New Game + – this is a game mode specifically designed as a second playthrough experience. Certain content and mechanics are made unavailable during the first playthrough and then unlocked once the player completes the game once. This encourages additional playthroughs that allow the player to re-experience the game differently. Examples of new game plus content can include:

  • Costumes
  • New areas
  • New weapons, skills, etc.
  • Carrying over levels, items to the second playthrough
  • Alternate final/hardest bosses

Alternative game modes/post-game content – new game + isn’t the only option for extra gameplay after one complete playthrough. Having extra game modes or post-game content can help your game stretch further. Examples of this include:

Unlockables and achievements – these are usually available in the first playthrough of a game, but not always. These can be specific collectables in-game, or else simply achievements for meeting certain criteria. A good example of these is the gem system in the Crash Bandicoot games which are both collectables and also instances of alternate game endings. Steam as a platform has these as an option for all game developers to include in their steam release versions.

Difficulty settings – sometimes these are all available to begin with, and sometimes they are included as part of a new game + unlockable mode. Difficulty settings allow a player to challenge the game as a more difficult challenge during subsequent playthroughs (assuming they didn’t play on the hardest difficulty to begin with). Often, harder difficulties will reward players with extra cutscenes, endings, unlockables etc.

Character classes/customisation – another means to add variety to replaying a game is to offer multiple character classes or a way of customising characters at the start of, or during a game. It goes without saying but we’ll say it anyway; the greater the differences between character classes, or degree of customisation, in terms of skills, playstyle, aesthetics etc., the more it promotes replaying.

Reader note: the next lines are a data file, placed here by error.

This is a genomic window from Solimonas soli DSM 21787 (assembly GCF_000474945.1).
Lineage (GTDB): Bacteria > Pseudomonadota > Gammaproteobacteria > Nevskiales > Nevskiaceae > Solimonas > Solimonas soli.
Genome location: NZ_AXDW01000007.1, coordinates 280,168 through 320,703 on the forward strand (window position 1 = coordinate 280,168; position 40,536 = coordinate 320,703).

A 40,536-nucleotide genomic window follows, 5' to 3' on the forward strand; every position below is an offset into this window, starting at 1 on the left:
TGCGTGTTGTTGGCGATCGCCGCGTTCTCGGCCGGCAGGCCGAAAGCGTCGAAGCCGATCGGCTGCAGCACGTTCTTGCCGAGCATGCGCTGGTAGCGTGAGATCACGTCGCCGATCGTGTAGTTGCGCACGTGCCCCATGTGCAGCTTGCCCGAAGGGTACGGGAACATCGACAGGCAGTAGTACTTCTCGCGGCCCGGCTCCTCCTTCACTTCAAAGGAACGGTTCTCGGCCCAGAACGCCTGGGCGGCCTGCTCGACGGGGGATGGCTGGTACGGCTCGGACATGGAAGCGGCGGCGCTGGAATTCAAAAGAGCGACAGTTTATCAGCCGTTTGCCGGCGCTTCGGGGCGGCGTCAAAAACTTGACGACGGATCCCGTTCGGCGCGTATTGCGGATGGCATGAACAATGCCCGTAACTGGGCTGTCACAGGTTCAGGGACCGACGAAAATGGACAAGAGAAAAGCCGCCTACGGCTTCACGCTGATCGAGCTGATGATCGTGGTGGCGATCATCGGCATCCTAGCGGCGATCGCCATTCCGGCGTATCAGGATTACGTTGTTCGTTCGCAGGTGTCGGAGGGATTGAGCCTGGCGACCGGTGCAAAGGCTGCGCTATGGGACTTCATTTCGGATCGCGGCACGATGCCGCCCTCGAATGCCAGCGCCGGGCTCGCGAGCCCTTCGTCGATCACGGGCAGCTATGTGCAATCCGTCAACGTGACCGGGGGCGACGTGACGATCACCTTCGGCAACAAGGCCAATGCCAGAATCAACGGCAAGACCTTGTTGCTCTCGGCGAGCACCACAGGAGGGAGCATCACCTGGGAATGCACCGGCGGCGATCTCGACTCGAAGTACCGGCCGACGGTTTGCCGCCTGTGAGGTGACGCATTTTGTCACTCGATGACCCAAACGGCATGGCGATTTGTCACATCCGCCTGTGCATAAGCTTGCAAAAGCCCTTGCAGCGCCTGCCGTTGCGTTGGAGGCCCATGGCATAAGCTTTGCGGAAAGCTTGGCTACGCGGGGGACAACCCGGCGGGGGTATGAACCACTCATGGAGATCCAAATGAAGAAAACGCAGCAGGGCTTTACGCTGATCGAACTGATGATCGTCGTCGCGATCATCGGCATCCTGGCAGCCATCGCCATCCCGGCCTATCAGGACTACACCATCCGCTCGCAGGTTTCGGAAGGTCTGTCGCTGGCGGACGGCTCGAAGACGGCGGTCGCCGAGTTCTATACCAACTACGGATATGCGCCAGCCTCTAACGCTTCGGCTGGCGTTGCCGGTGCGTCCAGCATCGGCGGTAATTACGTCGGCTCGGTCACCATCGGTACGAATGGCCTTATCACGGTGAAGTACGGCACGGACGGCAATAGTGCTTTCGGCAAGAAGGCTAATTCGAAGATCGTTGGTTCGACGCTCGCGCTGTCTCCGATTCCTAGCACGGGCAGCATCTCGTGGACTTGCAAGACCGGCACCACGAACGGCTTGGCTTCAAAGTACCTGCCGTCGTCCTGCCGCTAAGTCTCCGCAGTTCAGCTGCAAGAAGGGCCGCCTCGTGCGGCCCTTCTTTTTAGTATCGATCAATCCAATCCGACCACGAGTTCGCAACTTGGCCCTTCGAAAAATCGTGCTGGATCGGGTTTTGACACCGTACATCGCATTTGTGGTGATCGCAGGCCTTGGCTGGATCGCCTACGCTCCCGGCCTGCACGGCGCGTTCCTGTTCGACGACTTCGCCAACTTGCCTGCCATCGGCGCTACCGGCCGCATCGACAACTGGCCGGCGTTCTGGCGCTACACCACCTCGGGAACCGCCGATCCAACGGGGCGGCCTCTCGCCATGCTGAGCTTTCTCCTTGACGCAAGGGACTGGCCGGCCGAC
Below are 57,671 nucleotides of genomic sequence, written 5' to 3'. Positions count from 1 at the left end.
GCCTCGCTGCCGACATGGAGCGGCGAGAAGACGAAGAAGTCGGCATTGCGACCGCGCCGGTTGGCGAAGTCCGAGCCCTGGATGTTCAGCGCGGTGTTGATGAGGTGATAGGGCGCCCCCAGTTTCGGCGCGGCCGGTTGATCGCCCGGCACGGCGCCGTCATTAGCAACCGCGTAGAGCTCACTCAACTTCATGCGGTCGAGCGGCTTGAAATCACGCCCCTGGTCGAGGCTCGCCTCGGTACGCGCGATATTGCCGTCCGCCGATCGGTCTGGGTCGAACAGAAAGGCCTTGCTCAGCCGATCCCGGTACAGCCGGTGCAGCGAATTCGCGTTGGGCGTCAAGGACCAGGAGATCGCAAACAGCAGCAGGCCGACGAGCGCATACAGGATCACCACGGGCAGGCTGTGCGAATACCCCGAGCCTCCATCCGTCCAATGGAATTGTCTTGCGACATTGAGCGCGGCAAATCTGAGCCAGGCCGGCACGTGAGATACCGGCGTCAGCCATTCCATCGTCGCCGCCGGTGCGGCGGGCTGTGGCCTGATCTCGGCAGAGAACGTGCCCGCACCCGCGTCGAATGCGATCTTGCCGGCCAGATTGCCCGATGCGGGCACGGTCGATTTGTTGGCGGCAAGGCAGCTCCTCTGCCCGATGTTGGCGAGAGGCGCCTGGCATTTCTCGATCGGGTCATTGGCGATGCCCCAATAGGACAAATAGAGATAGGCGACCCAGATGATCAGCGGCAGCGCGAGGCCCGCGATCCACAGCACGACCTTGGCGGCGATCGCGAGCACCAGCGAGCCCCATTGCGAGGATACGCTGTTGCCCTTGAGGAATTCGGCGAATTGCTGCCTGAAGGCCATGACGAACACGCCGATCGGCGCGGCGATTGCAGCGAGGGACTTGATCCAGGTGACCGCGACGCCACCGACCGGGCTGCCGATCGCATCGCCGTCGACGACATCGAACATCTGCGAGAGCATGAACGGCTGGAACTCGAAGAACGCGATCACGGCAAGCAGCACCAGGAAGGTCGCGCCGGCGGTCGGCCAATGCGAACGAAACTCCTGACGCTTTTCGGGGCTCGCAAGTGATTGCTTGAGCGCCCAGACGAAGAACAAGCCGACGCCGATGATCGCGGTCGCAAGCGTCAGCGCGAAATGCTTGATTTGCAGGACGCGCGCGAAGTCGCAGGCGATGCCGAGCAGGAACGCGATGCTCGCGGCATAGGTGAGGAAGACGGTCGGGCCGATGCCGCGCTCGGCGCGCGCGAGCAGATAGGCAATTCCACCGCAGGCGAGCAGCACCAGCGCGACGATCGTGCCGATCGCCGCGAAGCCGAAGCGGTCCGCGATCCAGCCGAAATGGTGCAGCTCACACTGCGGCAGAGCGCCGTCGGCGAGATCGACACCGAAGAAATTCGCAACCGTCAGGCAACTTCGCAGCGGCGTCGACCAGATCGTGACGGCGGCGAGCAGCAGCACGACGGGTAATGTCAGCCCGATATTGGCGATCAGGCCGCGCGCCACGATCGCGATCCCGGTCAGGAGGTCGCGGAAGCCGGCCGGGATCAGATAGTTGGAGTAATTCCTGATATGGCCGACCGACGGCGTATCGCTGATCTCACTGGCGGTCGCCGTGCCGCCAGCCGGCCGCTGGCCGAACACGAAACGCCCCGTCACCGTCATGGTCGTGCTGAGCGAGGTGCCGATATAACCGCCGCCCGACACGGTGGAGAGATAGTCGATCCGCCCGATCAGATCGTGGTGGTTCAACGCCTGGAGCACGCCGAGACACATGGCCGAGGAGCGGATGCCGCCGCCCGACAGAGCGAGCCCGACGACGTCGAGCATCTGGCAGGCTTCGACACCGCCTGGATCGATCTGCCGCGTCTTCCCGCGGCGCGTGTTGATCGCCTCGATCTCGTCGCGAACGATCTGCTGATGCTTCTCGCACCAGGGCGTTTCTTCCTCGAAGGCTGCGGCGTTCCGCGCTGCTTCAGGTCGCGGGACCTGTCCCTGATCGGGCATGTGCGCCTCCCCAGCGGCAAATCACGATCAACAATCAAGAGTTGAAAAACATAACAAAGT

Regular updates/expansions/DLC – this is especially true for online games that rely on monthly subscriptions or microtransactions to generate revenue. But, even for games that are bought by one-off payment can benefit from regular updates, since the more content and replayability a game has, the more likely it is people will recommend it, review it positively, and even buy subsequent games from the same developer.

Mod support and replayability

‘The rest is up to you’. Whether you have the resources to continuously update your game’s content or not, why not let your fanbase do some of the work for you? As long as they don’t violate your end-user license agreement, fans can be extremely helpful in providing free content for your game. You might even want to consider incentivising/rewarding mod creators to improve the replayability or overall design of your game.

To see the extent to which modding can provide replayable content, check out this TechRadar list of the most impressive PC mods ever made. You’ll notice that some of these are so ambitious that they were even spun off into independent games themselves.

Action replays in gaming

Let’s see that again in slo-mo. A different kind of replay in gaming, action replay is a feature taken from sports that is used in gaming too. Either in esports themselves, or as a design feature for games in general, action replays can help focus the players attention on a particular action or event, slowing it down if necessary, making it more memorable.

Many people use action replay software while gaming which constantly records a period of time to be captured and replayed if desired (like pausable live TV). This is particularly useful for streamers or content creators who want to capture specific plays to upload for their audience.